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Rosemary's Baby (1968)

R  |   |  Drama, Horror  |  12 June 1968 (USA)
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A young couple move into a new apartment, only to be surrounded by peculiar neighbors and occurrences. When the wife becomes mysteriously pregnant, paranoia over the safety of her unborn child begins controlling her life.



(novel), (screenplay)
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Won 1 Oscar. Another 9 wins & 12 nominations. See more awards »



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Cast overview, first billed only:
Terry (as Angela Dorian)
Mr. Nicklas (as Elisha Cook)
Dr. Hill
Hanna Landy ...
Dr. Shand (as Philip Leeds)
D'Urville Martin ...


Rosemary and Guy Woodhouse move into an apartment in a building with a bad reputation. They discover that their neighbours are a very friendly elderly couple named Roman and Minnie Castevet, and Guy begins to spend a lot of time with them. Strange things start to happen: a woman Rosemary meets in the laundry dies a mysterious death, Rosemary has strange dreams and hears strange noises and Guy becomes remote and distant. Then Rosemary falls pregnant and begins to suspect that her neighbours have special plans for her child. Written by Goth <brooks@odie.ee.wits.ac.za>

Plot Summary | Plot Synopsis


Pray for Rosemary's Baby


Drama | Horror


R | See all certifications »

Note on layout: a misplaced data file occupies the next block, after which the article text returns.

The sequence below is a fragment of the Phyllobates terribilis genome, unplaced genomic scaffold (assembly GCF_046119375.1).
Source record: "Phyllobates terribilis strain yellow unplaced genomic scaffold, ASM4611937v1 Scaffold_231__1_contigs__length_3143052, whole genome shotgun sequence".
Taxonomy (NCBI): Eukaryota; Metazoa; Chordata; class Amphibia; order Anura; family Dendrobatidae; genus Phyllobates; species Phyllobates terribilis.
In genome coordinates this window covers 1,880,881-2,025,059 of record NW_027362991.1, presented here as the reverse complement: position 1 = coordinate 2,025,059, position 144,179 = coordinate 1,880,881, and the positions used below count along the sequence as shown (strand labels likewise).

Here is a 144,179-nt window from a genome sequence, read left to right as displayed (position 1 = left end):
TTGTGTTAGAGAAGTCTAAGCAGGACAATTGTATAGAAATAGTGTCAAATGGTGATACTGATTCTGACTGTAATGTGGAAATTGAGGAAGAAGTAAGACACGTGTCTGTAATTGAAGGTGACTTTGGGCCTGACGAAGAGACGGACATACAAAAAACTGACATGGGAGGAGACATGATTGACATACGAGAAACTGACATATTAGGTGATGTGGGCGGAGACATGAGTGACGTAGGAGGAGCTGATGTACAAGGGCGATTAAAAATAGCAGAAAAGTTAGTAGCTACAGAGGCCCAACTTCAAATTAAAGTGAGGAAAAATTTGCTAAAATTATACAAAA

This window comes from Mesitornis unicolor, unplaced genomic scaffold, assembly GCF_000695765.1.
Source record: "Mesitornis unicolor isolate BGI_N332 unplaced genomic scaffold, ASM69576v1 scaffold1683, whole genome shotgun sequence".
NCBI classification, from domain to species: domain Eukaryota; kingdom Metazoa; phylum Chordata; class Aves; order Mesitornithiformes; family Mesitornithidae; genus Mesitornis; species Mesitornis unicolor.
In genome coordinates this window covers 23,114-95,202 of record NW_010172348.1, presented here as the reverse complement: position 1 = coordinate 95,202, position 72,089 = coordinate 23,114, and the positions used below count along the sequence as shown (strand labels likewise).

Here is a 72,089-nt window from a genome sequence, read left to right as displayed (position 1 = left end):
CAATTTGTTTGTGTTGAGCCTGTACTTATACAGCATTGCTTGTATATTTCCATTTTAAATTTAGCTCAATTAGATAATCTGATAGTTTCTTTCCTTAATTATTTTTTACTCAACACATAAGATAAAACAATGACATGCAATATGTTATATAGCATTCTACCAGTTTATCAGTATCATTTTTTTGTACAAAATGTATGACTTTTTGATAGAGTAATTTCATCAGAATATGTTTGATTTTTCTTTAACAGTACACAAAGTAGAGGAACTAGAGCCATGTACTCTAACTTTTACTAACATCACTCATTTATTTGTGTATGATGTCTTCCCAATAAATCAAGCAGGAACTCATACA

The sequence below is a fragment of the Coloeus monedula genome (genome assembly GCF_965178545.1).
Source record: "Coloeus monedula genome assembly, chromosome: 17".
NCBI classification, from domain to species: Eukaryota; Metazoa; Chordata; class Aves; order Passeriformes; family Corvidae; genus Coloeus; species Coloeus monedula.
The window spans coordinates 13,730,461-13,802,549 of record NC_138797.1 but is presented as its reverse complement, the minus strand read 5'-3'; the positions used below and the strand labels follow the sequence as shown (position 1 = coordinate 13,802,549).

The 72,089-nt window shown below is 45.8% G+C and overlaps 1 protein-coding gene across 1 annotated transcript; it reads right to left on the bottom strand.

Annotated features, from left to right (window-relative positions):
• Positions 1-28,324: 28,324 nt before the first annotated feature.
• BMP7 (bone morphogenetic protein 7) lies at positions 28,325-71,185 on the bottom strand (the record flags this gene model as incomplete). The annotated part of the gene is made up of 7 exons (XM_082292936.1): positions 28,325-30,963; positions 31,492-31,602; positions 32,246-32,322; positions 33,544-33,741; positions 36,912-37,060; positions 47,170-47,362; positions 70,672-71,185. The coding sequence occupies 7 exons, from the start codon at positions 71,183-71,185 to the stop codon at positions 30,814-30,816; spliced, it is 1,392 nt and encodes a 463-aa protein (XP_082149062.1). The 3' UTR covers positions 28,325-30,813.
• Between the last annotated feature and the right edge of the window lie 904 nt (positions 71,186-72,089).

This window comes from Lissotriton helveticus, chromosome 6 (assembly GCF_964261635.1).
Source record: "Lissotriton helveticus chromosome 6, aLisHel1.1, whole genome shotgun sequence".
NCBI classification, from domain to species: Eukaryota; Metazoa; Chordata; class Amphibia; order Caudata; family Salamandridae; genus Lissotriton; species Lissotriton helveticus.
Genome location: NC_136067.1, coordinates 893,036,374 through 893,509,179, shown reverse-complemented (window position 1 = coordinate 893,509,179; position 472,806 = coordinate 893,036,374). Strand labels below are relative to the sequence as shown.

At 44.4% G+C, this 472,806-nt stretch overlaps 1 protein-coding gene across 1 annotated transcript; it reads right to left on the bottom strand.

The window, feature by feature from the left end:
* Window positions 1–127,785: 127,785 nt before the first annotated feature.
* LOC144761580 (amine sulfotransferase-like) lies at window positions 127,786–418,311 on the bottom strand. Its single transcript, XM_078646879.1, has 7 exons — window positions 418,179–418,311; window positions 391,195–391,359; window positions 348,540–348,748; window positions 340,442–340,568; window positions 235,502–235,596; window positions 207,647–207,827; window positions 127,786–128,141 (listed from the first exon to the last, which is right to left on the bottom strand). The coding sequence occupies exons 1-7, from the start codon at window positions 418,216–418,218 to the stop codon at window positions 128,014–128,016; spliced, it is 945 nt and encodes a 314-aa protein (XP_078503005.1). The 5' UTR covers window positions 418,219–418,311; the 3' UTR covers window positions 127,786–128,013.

Parents Guide:





Release Date:

12 June 1968 (USA)  »

Also Known As:

El bebé de Rosemary  »

Box Office


$2,300,000 (estimated)

Company Credits

Show detailed on  »

Technical Specs


Sound Mix:



Aspect Ratio:

1.85 : 1
See  »

Did You Know?


Casting for this film presented its own problems: Roman Polanski at first saw Rosemary as an "All-American Girl" and sought Tuesday Weld for the lead, but she passed. Jane Fonda was then approached, but turned down the offer so she could make Barbarella (1968) in Europe with then-husband Roger Vadim. According to his memoirs, Polanski for a while had the idea of having his future wife Sharon Tate on the part of Rosemary, but he decided not to because it would have been unethical. Other actresses considered for the part were Julie Christie, Elizabeth Hartman and Joanna Pettet. Robert Evans suggested Mia Farrow based on her TV work and her media appeal (at the time she was Mrs. Frank Sinatra). Both men wanted Robert Redford for the role of Guy Woodhouse, but negotiations broke down when Paramount's lawyers blundered by serving the actor with a subpoena over a contractual dispute regarding his pulling out of Silvio Narizzano's film Blue (1968). Other actors considered were Richard Chamberlain, Jack Nicholson and James Fox. Laurence Harvey begged to do it, Warren Beatty turned it down claiming "Hey! Can't I play Rosemary?", before the part was offered to John Cassavetes. For Minnie and Roman Castevet, William Castle suggested Alfred Lunt and Lynn Fontanne, the famous Broadway acting duo. He even tried to convince Polanski to let him play the part of Dr. Sapirstein, a role eventually filled by Ralph Bellamy. See more »


At the funeral, one of the limousines is a 1968 though the movie is set in 1966. See more »


Guy Woodhouse: What the hell is that?
Rosemary Woodhouse: I've been to Vidal Sassoon.